worlds largest wave projectIt is designed to absorb energy both at the surface and below. It is mounted on sea-floor, the demonstrator will be in about 30m of water, and the array of buoyant floats, sways back-and-forth in tune with the waves, and the energy contained in this motion is converted to electricity by an onboard self-contained power conversion module, and is delivered through a cable.

However, the first demonstration plan will weigh 400 tonnes when it is installed at a site 4kms from Port Fairy on the southern coast of Victoria. “We not trying to prove a light-weight structure right now,” Finnigan says. “We will carve our way to that over time.”

Like Carnegie Energy, Finnigan says the long term goal for wave energy has to be to match wind – which means capital costs of around $2 million/megawatt and a levellised cost of energy at $100/MWh or below. He says BioPower has a four-stage plan to reach that target by the end of the decade.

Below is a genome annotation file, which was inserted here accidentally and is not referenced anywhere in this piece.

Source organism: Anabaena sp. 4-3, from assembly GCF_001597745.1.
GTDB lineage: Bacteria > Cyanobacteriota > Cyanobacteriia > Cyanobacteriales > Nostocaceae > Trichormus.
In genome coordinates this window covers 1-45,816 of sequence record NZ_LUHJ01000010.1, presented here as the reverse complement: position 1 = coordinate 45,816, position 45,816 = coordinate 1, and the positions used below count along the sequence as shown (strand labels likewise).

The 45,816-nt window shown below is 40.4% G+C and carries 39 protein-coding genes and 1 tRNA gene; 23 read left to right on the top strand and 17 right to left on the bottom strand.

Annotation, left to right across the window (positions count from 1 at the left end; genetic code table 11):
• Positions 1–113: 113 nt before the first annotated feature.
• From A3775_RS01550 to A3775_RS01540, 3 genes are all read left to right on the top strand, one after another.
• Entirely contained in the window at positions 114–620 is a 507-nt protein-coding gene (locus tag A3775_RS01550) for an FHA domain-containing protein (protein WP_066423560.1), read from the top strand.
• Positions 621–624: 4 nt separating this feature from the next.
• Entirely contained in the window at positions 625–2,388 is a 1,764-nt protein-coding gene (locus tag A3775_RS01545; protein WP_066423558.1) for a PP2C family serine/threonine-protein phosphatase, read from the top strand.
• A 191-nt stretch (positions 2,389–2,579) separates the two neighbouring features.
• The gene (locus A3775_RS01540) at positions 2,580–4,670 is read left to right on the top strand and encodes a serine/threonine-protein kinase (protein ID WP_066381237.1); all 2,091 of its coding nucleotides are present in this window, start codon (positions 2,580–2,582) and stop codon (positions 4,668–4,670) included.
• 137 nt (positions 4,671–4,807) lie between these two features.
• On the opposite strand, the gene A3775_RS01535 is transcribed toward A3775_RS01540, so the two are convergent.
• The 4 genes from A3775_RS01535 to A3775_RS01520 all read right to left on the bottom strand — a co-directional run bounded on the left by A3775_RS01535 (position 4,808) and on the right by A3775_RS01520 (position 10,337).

BioPower is backed by Lend Lease Venture Capital and private equity firm CVC, and a collection of smaller private investors.

Meanwhile, Oceanlinx says it believes its GreenWave device (see below) is the first in the world to be rated at 1MW, and its efficiency has improved 50 per cent since an earlier, smaller version that was deployed near Port Kembla in NSW. The 20m by 20m structure, around 17m high, will sit in around 10m of water. It features an oscillating water column, with the turbine and other moving parts above the waterline. The 2,000 tonne concrete structure will sit on the ocean floor.